HD Video: Consider a Camera

Camcorders seem to have split into two groups: the very expensive and the very inexpensive. While the former have robust feature sets, they're saddled with exorbitant price tags. The latter are more affordable, but lack necessary functions that consumers have come to expect. Surprisingly, digital cameras might be just the thing to fill the mid-range, mid-price gap. Read on to see why.
By Admin, Last updated on: 11/30/2017

High-definition has breathed new life into the camcorder market, but confused lots of consumers who are simply trying to find a simple, affordable model with which they can record their cherished memories. If you've ever been browsing camcorders and struggled to discern the difference between a $1,500 HD camcorder and a $150 HD camcorder, you know what we're talking about. High-definition camcorders are roughly divided into two groups: the powerful yet expensive ($700 - $1,500) and the affordable yet limited ($150 - $250). For whatever reason, the vast mid-price range between $250 and $700 is a no man's land for high-definition.

Why The Disparity?

Let's think about those two example HD camcorders, the ones that cost $1,500 and $150, respectively. The $1,500 camcorder (let's say it's the Sony HDR-XR520V) and the $150 camcorder (let's use the Pure Digital Flip MinoHD in this case) are both advertised as being capable of recording HD video. Why is their price so different?

The most obvious reason is a difference in resolution; the HDR-XR520V records in 1920 x 1080 resolution while the MinoHD only handles 1280 x 720 pixels. That's not the major factor, however. The difference is in the feature set. The HDR-XR520 is loaded with goodies: a 240GB hard disk drive for endless video storage, a 12x optical zoom lens, a 3.2-inch touch screen LCD display, and much much more. In contrast, the MinoHD offers almost nothing. It's a barebones camcorder that can hold only an hour of video, has a puny LCD display, and no optical zoom whatsoever.

Now, each camcorder serves its own purpose. The HDR-XR520 is well-suited to semi-professional users looking to take lots of video, while the MinoHD is intended for short, candid clips bound for web distribution. Still, neither model serves the mid-range consumers who are willing to spend a few hundred dollars to take video of birthdays, family parties, and other special events in high-definition.

Digital Cameras Enter The Picture

Interestingly, those looking for affordable, well-featured high-definition video will find success not with traditional camcorders, but with digital cameras. A new crop of high-definition digital cameras has emerged, offering high-resolution video and fairly capable feature sets, at affordable prices.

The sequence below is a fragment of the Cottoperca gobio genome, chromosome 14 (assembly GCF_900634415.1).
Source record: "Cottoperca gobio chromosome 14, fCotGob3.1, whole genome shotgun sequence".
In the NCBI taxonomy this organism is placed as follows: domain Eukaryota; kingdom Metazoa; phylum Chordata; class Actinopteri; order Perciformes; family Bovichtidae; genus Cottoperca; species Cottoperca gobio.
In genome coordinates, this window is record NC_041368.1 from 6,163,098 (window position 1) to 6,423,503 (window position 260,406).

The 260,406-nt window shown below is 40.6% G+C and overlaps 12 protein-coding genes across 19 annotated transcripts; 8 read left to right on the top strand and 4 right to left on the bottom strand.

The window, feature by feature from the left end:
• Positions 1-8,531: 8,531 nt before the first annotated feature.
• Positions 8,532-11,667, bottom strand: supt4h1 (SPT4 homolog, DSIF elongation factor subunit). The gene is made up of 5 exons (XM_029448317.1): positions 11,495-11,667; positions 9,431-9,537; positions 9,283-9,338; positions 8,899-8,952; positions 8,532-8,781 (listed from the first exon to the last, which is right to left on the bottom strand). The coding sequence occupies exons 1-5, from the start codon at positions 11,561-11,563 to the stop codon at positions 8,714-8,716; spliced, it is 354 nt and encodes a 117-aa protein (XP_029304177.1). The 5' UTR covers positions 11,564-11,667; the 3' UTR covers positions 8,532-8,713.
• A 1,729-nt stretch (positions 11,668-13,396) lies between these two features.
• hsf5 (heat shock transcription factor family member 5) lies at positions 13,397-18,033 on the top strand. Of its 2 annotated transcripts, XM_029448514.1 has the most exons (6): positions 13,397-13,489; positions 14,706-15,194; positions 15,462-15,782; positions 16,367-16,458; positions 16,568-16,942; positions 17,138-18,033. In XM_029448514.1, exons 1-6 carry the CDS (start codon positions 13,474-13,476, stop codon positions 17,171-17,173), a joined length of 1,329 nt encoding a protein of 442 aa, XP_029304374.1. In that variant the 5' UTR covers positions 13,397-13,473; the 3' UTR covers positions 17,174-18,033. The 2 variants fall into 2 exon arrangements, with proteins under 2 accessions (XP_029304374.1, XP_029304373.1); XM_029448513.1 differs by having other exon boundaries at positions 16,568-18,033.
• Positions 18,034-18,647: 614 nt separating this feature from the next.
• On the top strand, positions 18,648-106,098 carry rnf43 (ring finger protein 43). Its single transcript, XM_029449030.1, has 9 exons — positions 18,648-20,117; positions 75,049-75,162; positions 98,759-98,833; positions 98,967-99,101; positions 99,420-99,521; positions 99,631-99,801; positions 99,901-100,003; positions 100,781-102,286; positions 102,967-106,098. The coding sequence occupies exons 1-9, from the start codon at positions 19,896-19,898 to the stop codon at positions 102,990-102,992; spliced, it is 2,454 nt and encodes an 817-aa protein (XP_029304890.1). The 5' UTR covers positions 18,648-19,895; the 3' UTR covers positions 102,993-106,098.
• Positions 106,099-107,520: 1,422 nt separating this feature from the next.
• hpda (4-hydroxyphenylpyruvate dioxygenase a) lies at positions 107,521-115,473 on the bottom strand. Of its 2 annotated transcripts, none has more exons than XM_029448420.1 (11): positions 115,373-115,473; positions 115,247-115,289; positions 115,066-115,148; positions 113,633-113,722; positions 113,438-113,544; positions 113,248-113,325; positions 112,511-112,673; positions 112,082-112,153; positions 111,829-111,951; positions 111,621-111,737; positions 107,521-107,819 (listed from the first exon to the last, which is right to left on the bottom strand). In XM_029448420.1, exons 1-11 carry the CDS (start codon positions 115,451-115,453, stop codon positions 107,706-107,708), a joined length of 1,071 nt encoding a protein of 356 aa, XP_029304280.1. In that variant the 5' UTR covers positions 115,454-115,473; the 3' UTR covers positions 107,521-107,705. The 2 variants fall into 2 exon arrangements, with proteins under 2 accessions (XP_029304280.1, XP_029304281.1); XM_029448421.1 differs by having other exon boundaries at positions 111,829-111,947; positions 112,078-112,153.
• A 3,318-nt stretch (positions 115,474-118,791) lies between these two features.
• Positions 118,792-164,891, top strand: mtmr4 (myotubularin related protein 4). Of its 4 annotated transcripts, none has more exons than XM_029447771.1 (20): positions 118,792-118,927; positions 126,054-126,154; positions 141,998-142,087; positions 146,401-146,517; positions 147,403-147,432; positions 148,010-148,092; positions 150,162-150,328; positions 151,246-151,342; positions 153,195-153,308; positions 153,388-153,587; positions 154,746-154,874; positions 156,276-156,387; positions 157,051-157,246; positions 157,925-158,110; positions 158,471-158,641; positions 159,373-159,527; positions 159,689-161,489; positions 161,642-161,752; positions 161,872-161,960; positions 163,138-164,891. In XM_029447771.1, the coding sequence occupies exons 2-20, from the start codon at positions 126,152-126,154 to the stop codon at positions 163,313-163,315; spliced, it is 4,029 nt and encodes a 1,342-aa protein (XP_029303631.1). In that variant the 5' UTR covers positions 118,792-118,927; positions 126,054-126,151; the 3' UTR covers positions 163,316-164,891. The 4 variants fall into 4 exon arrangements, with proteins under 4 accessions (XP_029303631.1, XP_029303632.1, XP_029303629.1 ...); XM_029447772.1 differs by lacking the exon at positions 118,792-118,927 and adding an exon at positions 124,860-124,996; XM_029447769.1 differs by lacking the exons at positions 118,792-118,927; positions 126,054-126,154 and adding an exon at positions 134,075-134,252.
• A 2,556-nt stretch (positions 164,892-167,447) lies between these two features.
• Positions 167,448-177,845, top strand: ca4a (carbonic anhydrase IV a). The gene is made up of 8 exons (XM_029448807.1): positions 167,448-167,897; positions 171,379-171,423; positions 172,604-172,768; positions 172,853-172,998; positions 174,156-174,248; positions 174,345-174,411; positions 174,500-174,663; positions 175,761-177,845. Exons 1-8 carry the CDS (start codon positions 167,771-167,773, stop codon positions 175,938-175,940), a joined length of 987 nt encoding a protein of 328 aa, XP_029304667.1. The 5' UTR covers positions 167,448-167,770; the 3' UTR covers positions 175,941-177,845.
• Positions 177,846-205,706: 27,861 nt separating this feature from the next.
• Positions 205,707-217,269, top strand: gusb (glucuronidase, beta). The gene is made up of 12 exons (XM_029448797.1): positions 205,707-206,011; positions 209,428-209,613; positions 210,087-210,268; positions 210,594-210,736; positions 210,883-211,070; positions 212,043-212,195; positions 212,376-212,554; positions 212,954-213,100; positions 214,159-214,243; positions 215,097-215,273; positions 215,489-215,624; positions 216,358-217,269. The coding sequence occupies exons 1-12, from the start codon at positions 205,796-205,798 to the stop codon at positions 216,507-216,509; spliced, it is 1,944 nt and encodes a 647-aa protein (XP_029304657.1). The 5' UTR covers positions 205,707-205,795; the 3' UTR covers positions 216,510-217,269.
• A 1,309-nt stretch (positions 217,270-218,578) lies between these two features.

These cameras have great video, large LCD displays, long optical zoom lenses, the ability to utilize high-capacity memory cards, and, of course, take excellent still photographs, as well. That latter bit is something no camcorder can claim. While high-end camcorders make feeble attempts at still photography, low-end ones don't even try. These cameras are still small and portable, as well. No extra bulk or bulging is necessary.

The four cameras listed in our right-hand sidebar are just a sampling of what's available. For a full list of HD digital cameras, click here. As you see, the most expensive camera on our list, the Panasonic TZ3 is still only around $400, far less than a high-end HD digital camcorder. The TZ3 uses the AVCHD Lite video recording format, a variant of the AVCHD format used in those $1,500 camcorders. It's also got a 12x optical zoom lens like those camcorders, too. Now, to say the TZ3 can exactly replicate the video quality of those camcorders would be overstepping (especially since it only does 720p, not 1080p), but for far less money it comes pretty close.

Even better are the cameras in the $250 range, which compete with the Flip MinoHD. Remember, the $150 MinoHD takes video in 720p with no optical zoom or still photo capabilities, and can hold only an hour of content. For an extra $100, the Samsung SL820 will provide 720p video with 5x optical zoom and virtually unlimited capacity through the use of removable Secure Digital HC memory cards. To top things off, you also get 12.1-megapixel still photos, too. That might just be worth the extra cost.

Conclusion: Consider the Camera

If you're in the market for a high-definition camcorder, but aren't satisfied with the models currently available, try something different. Consider the digital camera as your main video-recording device. Though HD video on digital cameras is still in its infancy, there are some extraordinary deals out there, ones that will satisfy both your aesthetic eye and your financial needs.

 

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